In conclusion, in the light of above discussion, the purpose of this study is to investigate the effect of the metacognitive 7E learning cycle (M-7ELC) in which students’ epistemological understandings were explicitly addressed on tenth grade students’ conceptual understandings in physics. The research questions of this study as follows;
- What is the effect of the M-7ELC as compared to the traditional instruction (TI) on tenth grade high school students’ conceptual understandings in force and motion unit?
- Is there any interaction between students’ epistemological understandings and the treatment (type of instruction)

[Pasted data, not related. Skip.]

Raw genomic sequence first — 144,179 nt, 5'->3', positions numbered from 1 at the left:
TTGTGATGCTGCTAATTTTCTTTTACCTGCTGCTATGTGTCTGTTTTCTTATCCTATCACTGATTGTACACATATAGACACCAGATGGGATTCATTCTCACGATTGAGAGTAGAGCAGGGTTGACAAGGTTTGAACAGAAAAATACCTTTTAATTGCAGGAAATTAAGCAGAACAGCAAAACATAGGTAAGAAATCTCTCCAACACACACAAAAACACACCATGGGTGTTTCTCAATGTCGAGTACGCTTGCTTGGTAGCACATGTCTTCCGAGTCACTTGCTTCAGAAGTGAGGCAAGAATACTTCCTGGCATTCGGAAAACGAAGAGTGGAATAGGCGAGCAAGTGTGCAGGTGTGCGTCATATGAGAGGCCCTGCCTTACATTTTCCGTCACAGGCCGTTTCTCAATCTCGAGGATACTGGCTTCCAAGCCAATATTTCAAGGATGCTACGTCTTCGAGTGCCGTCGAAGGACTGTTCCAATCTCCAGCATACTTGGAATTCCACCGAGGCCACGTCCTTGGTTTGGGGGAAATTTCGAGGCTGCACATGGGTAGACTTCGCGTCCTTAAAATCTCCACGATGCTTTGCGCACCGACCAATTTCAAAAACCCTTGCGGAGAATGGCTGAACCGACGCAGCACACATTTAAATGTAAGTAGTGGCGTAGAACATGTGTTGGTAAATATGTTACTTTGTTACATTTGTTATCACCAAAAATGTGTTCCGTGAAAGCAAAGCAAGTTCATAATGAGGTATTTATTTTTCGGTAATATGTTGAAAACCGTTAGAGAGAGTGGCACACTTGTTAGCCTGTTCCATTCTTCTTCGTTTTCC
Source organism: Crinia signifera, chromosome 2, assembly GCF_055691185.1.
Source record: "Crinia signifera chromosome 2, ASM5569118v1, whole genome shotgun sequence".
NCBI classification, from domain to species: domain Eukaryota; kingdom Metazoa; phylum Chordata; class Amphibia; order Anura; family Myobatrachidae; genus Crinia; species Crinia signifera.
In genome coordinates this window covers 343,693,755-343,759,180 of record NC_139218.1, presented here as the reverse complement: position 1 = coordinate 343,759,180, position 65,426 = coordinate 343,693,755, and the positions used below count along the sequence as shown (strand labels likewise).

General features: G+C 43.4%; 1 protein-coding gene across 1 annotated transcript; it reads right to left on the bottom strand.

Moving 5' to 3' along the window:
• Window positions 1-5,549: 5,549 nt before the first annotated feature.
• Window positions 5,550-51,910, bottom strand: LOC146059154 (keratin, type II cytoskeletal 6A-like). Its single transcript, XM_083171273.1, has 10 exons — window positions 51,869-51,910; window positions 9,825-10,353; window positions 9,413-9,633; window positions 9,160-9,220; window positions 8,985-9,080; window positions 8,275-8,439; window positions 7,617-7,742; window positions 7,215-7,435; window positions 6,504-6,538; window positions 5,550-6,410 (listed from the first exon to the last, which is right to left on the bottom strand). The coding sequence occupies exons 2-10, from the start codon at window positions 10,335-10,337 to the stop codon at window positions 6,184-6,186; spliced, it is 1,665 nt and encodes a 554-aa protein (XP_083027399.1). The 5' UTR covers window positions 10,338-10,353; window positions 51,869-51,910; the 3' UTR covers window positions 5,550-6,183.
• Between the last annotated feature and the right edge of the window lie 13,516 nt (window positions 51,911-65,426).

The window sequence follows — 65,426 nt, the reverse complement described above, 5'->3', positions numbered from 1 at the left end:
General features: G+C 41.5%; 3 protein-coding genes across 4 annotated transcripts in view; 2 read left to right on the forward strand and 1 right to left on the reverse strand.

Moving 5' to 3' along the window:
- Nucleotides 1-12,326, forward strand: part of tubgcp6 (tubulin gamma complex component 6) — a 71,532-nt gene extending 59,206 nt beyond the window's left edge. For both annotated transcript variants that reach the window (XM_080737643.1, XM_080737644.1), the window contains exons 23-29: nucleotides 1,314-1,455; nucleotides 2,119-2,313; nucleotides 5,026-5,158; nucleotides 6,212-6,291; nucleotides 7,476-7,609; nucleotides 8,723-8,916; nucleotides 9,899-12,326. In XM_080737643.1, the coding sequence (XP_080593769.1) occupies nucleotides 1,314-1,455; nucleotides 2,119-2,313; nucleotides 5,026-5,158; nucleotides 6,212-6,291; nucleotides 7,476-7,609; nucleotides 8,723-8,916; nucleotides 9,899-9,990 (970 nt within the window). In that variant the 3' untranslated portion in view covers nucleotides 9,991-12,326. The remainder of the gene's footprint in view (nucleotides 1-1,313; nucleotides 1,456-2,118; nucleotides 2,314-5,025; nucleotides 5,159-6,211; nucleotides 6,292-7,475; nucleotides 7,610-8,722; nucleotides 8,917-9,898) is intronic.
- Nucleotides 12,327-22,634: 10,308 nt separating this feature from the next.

Bendixen, L. D., & Hartley, K. (2003). Successful learning with hypermedia: The role of epistemological beliefs and metacognitive awareness.Journal of Educational Computing Research,28(1), 15-30. Einstein, A. (1936). Physics and reality. Journal of the Franklin Institute, 221, 349–382. Elby, A. (2001). Helping physics students learn how to learn. American Journal of Physics, Physics Education Research Supplement, 69(7), S54–S64. Elby, A., McCaskey, T., Lippmann, R. and Redish, E. F. (2001). Retrieved from http://www.physics.umd.edu/perg/tools/attsur.htm Hammer, D. M. (1994). Epistemological beliefs in introductory physics. Cognition and Instruction, 12(2), 151-183. Hestenes, D., Wells, M., & Swackhamer, G. (1992). Force concept inventory. The Physics Teacher, 30(3), 141-153. Hogan, K. (1999). Relating students' personal frameworks for science learning to their cognition in collaborative contexts. Science Education, 83(1), 1-32. Lord, T. R. (1999). A comparison between traditional and constructivist teaching in environmental science. The Journal of Environmental Education, 30(3), 22-27 Marek, E. A., Cowan, C. C., & Cavallo, A. M. (1994). Students' misconceptions about diffusion: How can they be eliminated?. The American Biology Teacher, 56 (2), 74-77. Marek, E.A., & Cavallo, A. M. L. (1997). The learning cycle: Elementary school science and beyond. Portsmouth, NH: Heinemann. Redish, E. F., Saul, J. M., & Steinberg, R. N. (1998). Student expectations in introductory physics. American Journal of Physics, 66, 212–224. Sandoval, W. A. (2005). Understanding students’ practical epistemologies and their influence on learning through inquiry. Science Education, 89(4), 634-656. Sandoval,W. A., & Morrison, K. (2003). High school students’ ideas about theories and theory change after a biological inquiry unit. Journal of Research in Science Teaching, 40, 369–392. Schraw, G., Crippen, K. J., & Hartley, K. (2006). Promoting self-regulation in science education: Metacognition as part of a broader perspective on learning. Research in Science Education, 36, 111-139. Tsai, C. C. (1998). An analysis of scientific epistemological beliefs and learning orientations of Taiwanese eighth graders. Science Education, 82, 473–489. Weaver, G. C. (1998). Strategies in K‐12 science instruction to promote conceptual change. Science Education, 82(4), 455-472. White, B. Y., & Frederiksen, J. R. (1998). Inquiry, Modeling and Metacognition: Making Science Accessible To All Students. Cognition and Instruction, 16(1), 3-118 Windschitl, M., & Andre, T. (1998). Using computer simulations to enhance conceptual change: The roles of constructivist instruction and student epistemological beliefs. Journal of research in science teaching, 35(2), 145-160.